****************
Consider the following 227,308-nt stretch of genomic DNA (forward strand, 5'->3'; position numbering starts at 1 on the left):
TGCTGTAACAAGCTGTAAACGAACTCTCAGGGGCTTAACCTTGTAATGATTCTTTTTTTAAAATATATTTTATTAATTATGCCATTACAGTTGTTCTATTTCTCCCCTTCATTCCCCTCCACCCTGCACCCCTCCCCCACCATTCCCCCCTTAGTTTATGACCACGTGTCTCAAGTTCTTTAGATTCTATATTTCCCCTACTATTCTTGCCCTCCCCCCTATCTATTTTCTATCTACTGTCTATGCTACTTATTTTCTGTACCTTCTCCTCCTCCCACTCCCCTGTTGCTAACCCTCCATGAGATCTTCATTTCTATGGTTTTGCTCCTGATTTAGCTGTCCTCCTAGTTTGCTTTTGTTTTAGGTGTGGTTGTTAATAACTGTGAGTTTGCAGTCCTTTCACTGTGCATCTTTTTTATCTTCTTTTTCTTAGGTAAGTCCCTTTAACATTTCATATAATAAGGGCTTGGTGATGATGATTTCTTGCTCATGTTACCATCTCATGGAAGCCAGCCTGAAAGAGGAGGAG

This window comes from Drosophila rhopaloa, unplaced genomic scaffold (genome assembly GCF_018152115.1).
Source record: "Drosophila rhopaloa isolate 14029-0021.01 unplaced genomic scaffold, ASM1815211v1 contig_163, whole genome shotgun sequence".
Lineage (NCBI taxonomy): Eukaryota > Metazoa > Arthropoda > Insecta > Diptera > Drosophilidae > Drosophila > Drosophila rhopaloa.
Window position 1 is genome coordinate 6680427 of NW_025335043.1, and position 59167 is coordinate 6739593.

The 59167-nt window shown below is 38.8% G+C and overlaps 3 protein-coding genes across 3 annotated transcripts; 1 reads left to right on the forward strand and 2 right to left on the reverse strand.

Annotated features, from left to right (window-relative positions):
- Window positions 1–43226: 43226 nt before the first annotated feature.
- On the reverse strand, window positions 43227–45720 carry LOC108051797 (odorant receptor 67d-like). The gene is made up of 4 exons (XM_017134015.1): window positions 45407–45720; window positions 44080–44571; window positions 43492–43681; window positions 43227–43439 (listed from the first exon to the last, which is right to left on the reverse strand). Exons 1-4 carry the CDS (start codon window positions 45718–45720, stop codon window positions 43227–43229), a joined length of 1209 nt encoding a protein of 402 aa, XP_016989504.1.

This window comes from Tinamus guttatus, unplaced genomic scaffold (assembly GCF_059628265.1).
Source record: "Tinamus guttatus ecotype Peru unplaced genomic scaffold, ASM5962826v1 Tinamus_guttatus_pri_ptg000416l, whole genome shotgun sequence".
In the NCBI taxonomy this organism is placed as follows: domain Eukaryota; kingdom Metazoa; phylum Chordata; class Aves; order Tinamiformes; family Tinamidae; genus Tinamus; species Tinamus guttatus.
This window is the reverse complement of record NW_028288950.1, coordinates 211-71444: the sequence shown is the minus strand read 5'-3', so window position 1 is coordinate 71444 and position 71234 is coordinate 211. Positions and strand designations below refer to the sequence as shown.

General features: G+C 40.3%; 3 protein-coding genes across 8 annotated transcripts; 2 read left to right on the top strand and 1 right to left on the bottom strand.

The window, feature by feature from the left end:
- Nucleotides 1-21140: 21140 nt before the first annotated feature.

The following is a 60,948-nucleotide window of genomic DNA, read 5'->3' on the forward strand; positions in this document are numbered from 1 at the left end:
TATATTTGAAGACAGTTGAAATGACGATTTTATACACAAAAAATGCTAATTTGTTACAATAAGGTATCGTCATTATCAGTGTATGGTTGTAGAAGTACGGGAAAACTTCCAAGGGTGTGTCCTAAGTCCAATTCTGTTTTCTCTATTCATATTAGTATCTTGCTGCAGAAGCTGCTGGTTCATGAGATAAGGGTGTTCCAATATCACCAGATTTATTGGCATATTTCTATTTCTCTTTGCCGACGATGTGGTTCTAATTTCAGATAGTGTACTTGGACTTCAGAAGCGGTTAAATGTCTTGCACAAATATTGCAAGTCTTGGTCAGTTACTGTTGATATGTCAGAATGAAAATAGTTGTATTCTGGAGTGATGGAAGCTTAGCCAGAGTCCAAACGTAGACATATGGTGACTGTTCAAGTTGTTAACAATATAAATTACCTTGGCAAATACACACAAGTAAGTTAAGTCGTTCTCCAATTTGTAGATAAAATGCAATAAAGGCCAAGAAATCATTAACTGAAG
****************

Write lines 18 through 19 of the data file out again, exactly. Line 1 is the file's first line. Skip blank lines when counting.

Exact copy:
The following is a 60,948-nucleotide window of genomic DNA, read 5'->3' on the forward strand; positions in this document are numbered from 1 at the left end:
TATATTTGAAGACAGTTGAAATGACGATTTTATACACAAAAAATGCTAATTTGTTACAATAAGGTATCGTCATTATCAGTGTATGGTTGTAGAAGTACGGGAAAACTTCCAAGGGTGTGTCCTAAGTCCAATTCTGTTTTCTCTATTCATATTAGTATCTTGCTGCAGAAGCTGCTGGTTCATGAGATAAGGGTGTTCCAATATCACCAGATTTATTGGCATATTTCTATTTCTCTTTGCCGACGATGTGGTTCTAATTTCAGATAGTGTACTTGGACTTCAGAAGCGGTTAAATGTCTTGCACAAATATTGCAAGTCTTGGTCAGTTACTGTTGATATGTCAGAATGAAAATAGTTGTATTCTGGAGTGATGGAAGCTTAGCCAGAGTCCAAACGTAGACATATGGTGACTGTTCAAGTTGTTAACAATATAAATTACCTTGGCAAATACACACAAGTAAGTTAAGTCGTTCTCCAATTTGTAGATAAAATGCAATAAAGGCCAAGAAATCATTAACTGAAG